Why Are the Backslash and Semicolon Required With the Find Command'S -Exec Option

How do I make a list in CMake with the semicolon value?

You are on the right track by escaping the semicolon with a backslash. However, when setting the list in the ENVIRONMENT test property, this is not the last place the list will be used (and interpreted by CMake). The MY_TEST_ENVIRONMENT list is then used to populate CTestTestfile.cmake, which is later read by CTest to setup your test environment.

In short, you need more escape characters to propagate the semicolons through to the test environment. Specifically, use a double backslash \\ to escape an extra backslash into the list, along with the \; escaped semicolon. Here is CMake's escape characters documentation for reference. In total, three backslashes should work:


# <...>

# ^--- Use three backslashes here

# <...>


Assigning a value having semicolon (';') to a variable in bash

I find it interesting that the use of back-ticks gives one result (your result) and the use of $(...) gives another result (the wanted result):

$ echo "hello;" | sed 's/\([^\\]\);/\1\\;/g'
$ z1=$(echo "hello;" | sed 's/\([^\\]\);/\1\\;/g')
$ z2=`echo "hello;" | sed 's/\([^\\]\);/\1\\;/g'`
$ printf "%s\n" "$z1" "$z2"

If ever you needed an argument for using the modern x=$(...) notation in preference to the older x=`...` notation, this is probably it. The shell does an extra round of backslash interpretation with the back-ticks. I can demonstrate this with a little program I use when debugging shell scripts called al (for 'argument list'); you can simulate it with printf "%s\n":

$ z2=`echo "hello;" | al sed 's/\([^\\]\);/\1\\;/g'`
$ echo "$z2"
$ z1=$(echo "hello;" | al sed 's/\([^\\]\);/\1\\;/g')
$ echo "$z1"
$ z1=$(echo "hello;" | printf "%s\n" sed 's/\([^\\]\);/\1\\;/g')
$ echo "$z1"

As you can see, the script executed by sed differs depending on whether you use x=$(...) notation or x=`...` notation.

s/\([^\]\);/\1\;/g            # ``
s/\([^\\]\);/\1\\;/g # $()


Use $(...); it is easier to understand.

How to escape semicolon in C system function

system invokes the shell. On Unix that's most commonly either a derivative of sh or a derivative of csh. POSIX specifies only sh (thanks @KeithThompson). Both families of shells treat unescaped ; as a command separator.

To escape a character according to shell rules, one would precede it with a backslash, or enclose it in quotes. C has its own rules regarding quotes and backslashes in strings, so more backslashes are usually needed. Single quotes have a nice property of needing no backslashes in C strings.

So any of these should work:

"..... ';' ....."

"..... \";\" ....."

"..... \\; ....."

Semi-colon in Makefile rule definition

A semicolon on the line with the target-prerequisite is the first command line to execute for this rule, at least in GNU make.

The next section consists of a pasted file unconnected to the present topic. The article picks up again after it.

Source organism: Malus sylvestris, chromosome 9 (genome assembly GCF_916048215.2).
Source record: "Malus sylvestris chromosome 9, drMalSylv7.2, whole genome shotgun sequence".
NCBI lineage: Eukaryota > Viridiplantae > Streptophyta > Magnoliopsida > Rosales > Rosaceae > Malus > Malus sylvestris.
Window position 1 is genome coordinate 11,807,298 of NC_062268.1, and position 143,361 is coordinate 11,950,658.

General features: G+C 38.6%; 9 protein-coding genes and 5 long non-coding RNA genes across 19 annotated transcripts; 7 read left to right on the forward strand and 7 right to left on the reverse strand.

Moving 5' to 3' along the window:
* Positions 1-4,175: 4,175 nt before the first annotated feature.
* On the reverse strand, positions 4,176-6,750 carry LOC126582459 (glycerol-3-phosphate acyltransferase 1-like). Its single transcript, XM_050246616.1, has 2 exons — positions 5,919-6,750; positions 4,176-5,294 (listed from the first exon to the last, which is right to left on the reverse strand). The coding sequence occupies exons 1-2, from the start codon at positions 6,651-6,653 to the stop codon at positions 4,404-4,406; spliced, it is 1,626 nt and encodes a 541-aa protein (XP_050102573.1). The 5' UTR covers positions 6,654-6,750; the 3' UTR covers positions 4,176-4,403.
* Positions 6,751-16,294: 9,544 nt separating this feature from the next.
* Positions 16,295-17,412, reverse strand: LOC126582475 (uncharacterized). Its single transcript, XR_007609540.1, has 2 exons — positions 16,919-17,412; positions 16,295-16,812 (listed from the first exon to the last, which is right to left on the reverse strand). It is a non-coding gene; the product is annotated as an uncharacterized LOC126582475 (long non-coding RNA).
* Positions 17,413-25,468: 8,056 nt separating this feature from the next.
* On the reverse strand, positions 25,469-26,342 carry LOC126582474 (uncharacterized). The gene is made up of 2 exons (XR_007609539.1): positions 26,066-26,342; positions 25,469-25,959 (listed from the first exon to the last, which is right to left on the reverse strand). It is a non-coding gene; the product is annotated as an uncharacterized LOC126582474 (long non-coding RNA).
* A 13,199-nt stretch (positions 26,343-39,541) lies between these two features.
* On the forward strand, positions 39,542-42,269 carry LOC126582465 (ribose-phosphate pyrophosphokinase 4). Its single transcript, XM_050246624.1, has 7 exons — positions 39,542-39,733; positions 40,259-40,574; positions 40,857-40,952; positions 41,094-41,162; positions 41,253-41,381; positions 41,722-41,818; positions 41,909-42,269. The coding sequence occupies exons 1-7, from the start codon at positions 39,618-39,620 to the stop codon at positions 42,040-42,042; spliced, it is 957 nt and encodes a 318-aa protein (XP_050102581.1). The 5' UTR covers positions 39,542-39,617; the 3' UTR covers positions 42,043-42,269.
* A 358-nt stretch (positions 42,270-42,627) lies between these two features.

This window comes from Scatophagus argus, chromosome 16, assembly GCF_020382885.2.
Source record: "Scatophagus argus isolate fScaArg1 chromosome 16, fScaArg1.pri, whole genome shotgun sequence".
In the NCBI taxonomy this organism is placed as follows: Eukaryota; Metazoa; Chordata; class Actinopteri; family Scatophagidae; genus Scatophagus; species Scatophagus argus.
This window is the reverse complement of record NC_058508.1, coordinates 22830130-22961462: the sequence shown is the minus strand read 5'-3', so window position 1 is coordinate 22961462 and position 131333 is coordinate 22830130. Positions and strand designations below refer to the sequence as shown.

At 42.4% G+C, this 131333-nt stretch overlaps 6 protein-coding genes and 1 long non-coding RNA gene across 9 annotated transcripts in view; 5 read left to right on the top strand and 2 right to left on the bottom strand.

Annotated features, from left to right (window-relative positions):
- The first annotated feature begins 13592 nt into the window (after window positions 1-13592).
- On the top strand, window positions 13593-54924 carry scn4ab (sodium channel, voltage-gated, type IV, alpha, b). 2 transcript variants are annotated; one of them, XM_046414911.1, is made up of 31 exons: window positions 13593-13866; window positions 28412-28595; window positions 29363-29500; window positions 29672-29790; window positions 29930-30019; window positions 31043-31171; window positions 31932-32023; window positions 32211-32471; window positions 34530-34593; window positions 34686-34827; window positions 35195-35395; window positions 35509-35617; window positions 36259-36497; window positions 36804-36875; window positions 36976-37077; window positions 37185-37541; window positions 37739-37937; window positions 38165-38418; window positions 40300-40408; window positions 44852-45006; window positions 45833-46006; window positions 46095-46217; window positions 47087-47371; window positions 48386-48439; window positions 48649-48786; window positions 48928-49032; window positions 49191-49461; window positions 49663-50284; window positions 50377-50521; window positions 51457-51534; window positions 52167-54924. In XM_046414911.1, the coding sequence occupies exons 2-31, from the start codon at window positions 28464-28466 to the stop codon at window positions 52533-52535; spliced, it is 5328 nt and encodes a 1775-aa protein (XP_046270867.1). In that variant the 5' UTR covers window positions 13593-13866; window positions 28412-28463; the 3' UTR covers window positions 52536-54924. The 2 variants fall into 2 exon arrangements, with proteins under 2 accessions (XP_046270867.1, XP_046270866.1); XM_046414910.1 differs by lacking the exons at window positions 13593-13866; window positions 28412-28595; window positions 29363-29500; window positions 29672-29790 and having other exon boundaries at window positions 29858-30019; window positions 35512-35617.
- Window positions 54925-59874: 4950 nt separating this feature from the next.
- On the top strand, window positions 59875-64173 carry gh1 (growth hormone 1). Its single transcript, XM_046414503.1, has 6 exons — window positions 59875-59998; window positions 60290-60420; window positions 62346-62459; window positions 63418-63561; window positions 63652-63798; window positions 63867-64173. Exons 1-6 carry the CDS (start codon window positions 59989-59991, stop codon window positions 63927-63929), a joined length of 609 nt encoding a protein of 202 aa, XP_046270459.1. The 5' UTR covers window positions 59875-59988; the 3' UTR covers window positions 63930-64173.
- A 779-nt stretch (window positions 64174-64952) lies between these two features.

From chapter 5 of the manual:

The commands of a rule consist of shell command lines to be executed
one by one. Each command line must start with a tab, except that the
first command line may be attached to the target-and-prerequisites
line with a semicolon in between.

In your case since there is no command after the semi-colon then it ends up being a no-op.

Colon (:) appears as forward slash (/) when creating file name

Once upon a time, before Mac OS X, : was the directory separator instead of /. Apparently OS X 10.7 is still trying to fix up programs like that. I don't know how you can fix this, if you really need the : to be there. I'd omit it :-).

EDIT: After a bit more searching this USENIX paper describes what is going on. The rule they use apparently is this:

Another obvious problem is the different path separators between HFS+ (colon, ':') and UFS
(slash, '/'). This also means that HFS+ file names may contain the slash character and not
colons, while the opposite is true for UFS file names. This was easy to address, though it
involves transforming strings back and forth. The HFS+ implementation in the kernel's VFS
layer converts colon to slash and vice versa when reading from and writing to the on-disk
format. So on disk the separator is a colon, but at the VFS layer (and therefore anything
above it and the kernel, such as libc) it's a slash. However, the traditional Mac OS
toolkits expect colons, so above the BSD layer, the core Carbon toolkit does yet another
translation. The result is that Carbon applications see colons, and everyone else sees
slashes. This can create a user-visible schizophrenia in the rare cases of file names
containing colon characters, which appear to Carbon applications as slash characters, but
to BSD programs and Cocoa applications as colons.

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